The Joy of Anarchy
I read this morning's newspapers with more than the usual fascination. The sight of protestors on the streets of Egypt thrills me, even though I do not know what comes next. Reports of economic despair, a lack of social mobility and opportunity, and a regime out of touch with the demands of ordinary people are explanation enough for the unreast. I am not yet prepared to call this a revolution. Nothing has changed yet. Repressive measures can still crush this popular uprising. Indeed, the voice of those who want security above all are already to be heard. Vigilantes roam the streets. Violence is in the air.
I envy the good people of Egypt their sense of being fully alive to life's possibilities. For a moment, they've bucked against the chutes of the abbatoir they call home. For a moment, President Hosni Mubarek knows fears. For a moment, the center does not hold and the nation's elite realizes that the foundation of their affuence is a dream not all people share.
It is a day to praise the joy of anarchy, I say. A fresh wind blows through the Middle East. There is unrest in Tunisia and Yemen. Autocrats everywhere check to be sure the bolts on their doors are fastened. I wonder whether this flicker of rage can leap oceans and continents and alight here in the United States. A little anarchy is good for the soul, I say. We've become far too accustomed to dancing in lockstep in this the land of the free.
I thought about Egypt while listening to Connecticut Superior Court Judge Robert Devlin speak at a conference at Quinnipiac University's School of Law last week. The topic was whether juries should be told of the sentencing consequences of their verdicts.
Under Connecticut law, jurors are told that their job, except in capital cases, is confined to finding whether a defendant is guilty or not guilty of the offense charged. The eventual sentence to be imposed in the event of a guilty verdict is left entirely to the judge. Not all states behave in this manner. Some permit juries to make sentencing recommendations. Would permitting jurors to know what the consequence of a guilty verdict will be have an impact on their fact-finding role?, Judge Devlin wondered.
Connecticut is not among the handful of states that permit jury nullification. Jurors here take an oath to follow the law, regardless of where the law leads. Depriving them of insight into the consequences of their decisions is believed to promote more reliable verdicts, as jurors avoid letting consequentialist concerns infect their evaluation of the facts. Judge Devlin wondered whether permitting juries to know about sentencing would encourage them to disregard the law in cases where the penalty was considered to be too harsh. He counseled that nullification can be a tool used for good or ill: yes, a jury can disregard a law to set a man free when the law is unjust or unfair, but it can also set free a killer when a community silently condones the violence, as was frequently the case in the South in the 1960s. Nullification is dangerous, he warned. It can contribute to a sense of lawlessness.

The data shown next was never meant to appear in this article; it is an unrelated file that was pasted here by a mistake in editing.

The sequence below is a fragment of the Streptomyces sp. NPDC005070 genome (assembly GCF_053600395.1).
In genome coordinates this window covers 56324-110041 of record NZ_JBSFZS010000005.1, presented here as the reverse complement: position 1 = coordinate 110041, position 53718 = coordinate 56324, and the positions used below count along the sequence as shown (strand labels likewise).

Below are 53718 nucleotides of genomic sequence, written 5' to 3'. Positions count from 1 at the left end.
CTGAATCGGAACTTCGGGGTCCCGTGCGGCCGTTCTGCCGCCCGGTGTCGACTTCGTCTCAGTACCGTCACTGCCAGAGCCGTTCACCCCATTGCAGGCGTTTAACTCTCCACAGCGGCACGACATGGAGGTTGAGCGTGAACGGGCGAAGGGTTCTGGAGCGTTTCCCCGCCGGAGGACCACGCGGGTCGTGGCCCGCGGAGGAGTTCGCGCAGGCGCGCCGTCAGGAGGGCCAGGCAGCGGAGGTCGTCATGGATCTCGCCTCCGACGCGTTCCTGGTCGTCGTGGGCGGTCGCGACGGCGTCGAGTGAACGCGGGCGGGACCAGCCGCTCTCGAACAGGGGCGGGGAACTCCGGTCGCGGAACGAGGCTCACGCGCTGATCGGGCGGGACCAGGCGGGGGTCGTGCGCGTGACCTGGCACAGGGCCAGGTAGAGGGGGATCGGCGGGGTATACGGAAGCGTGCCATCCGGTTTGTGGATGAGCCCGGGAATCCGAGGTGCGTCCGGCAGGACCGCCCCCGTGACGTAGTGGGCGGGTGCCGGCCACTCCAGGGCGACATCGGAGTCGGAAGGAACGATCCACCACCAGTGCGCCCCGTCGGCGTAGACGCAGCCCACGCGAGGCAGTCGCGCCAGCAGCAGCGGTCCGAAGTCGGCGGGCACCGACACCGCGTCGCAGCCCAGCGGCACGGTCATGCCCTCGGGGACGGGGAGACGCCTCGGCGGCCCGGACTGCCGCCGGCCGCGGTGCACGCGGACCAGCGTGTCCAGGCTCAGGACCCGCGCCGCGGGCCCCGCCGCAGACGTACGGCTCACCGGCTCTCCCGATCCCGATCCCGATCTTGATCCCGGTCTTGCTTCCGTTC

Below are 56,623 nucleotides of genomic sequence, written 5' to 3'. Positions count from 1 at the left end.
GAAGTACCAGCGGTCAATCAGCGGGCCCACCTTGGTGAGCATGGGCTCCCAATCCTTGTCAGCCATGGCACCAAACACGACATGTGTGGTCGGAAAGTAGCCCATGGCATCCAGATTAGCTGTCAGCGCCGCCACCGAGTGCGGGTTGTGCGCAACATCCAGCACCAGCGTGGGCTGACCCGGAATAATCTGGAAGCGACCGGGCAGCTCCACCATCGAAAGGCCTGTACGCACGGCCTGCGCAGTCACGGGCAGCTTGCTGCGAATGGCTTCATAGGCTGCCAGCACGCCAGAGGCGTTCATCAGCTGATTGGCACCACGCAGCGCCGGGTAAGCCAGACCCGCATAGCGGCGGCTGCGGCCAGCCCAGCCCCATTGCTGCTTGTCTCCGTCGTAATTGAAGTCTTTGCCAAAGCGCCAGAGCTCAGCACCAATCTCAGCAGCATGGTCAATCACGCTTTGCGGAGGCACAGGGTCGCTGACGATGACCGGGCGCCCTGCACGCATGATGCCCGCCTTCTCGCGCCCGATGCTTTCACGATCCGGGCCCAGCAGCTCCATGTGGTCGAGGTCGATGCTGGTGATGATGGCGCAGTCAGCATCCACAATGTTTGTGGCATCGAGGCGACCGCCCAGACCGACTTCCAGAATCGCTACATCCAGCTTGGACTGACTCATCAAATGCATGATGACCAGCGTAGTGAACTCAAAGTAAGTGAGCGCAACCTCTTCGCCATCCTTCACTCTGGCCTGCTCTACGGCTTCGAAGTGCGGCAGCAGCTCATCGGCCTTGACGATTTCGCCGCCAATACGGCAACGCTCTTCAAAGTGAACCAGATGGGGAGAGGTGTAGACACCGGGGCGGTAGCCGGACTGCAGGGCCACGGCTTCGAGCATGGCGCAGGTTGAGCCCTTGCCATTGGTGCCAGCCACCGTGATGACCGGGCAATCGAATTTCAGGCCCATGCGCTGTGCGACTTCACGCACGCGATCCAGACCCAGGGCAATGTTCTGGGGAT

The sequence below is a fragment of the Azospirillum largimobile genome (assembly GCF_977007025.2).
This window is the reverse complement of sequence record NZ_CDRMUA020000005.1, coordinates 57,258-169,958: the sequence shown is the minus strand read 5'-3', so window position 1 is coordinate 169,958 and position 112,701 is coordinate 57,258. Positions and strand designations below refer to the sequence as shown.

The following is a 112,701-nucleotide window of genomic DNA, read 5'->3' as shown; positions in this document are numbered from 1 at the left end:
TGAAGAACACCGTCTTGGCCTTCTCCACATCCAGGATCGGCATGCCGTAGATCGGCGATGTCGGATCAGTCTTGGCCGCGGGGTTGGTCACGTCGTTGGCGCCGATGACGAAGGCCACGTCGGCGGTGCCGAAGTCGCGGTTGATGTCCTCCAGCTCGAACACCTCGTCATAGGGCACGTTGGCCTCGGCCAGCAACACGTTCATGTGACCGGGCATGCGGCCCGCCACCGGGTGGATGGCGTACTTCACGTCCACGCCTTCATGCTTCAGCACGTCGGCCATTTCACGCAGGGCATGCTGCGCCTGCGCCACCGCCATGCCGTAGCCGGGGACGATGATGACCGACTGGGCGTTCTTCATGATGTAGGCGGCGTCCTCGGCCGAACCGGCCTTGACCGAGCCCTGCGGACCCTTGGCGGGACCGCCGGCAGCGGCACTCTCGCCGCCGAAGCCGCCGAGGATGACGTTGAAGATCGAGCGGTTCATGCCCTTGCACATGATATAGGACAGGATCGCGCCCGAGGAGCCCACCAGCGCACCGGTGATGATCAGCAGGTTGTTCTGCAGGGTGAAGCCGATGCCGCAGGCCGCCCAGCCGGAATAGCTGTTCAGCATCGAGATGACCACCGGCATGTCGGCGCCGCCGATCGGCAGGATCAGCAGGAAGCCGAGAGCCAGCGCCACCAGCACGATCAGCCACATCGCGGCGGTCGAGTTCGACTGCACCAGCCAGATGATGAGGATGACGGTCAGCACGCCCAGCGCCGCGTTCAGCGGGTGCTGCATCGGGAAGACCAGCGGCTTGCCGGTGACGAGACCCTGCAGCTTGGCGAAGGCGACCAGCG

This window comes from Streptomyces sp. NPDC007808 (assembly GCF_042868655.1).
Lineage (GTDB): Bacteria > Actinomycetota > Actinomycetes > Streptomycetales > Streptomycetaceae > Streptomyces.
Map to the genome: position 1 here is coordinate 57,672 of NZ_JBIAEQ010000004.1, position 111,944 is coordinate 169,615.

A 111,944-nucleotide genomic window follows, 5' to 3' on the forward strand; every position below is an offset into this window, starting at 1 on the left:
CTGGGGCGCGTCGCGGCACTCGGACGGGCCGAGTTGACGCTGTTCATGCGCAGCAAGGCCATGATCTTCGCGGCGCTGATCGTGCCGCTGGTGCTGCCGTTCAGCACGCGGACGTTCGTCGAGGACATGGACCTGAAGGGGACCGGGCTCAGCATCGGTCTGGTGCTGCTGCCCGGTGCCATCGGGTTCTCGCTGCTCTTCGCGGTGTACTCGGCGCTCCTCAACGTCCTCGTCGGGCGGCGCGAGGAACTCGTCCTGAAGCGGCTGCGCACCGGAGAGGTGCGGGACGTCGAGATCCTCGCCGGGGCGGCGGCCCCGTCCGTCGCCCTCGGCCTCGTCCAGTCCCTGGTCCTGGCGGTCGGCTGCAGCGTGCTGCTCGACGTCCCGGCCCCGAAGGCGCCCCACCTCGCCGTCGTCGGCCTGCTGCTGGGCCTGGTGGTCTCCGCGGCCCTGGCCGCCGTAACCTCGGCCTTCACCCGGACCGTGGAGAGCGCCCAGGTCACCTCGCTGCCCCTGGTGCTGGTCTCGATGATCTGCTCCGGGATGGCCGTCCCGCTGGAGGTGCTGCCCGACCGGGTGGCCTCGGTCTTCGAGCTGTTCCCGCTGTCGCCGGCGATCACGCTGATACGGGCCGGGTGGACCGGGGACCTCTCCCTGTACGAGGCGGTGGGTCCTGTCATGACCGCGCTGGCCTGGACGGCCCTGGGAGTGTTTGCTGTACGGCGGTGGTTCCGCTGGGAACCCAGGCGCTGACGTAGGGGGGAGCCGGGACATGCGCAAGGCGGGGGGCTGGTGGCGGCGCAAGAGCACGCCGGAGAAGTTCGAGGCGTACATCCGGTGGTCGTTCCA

Perhaps. But on balance, I would prefer a little lawlessness now and again to a system then operates on the basis of moral schizophrenia. When we permit lawmakers to set penalties and define crimes without ever requiring them to set foot in a courtroom, lawmakers are not forced to face the consequences of their decisions. When we permit prosecutors to enforce rules made by others and empower them with the right to charge or not, as they see fit, we give them a power to detroy without real accountability to the community on whose benefit they pretend to act. When lawmaker, prosecutor and judge choreograph a criminal justice system that deprives the community of any chance to assess and evaluate what is being done in the name of justice, we don't really get justice at all.
The great argument of the complacent against radical change is that the devil we know is better than the devil we have yet to meet. Change is risk. Empowering people is dangerous. What alternative to the status quo for Egyptian protestors propose? What about the danger of nullification in our courtrooms? What unintended consequences will flow from letting jurors decide the facts and the law of a case?
There are risks. The Middle East may devlove into a new and more brutal round of authoritarianism. A nullifying jury might just cause harm. Somehow, I welcome the risk of uncertainty as far more bracing than the dead hand of business as usual. A little anarchism, I say again, is good for the soul. We forget at our peril that the state is a fiction, justice a dream and the status quo is always the best friend of those whose snouts are most deeply buried in today's trough.
They're trying to pour new wine into old skins in Egypt today. I envy them the fight, even as I shudder over what tomorrow might bring. The people are speaking in Egypt today. Would that we had the courage to permit them to speak in our courtrooms.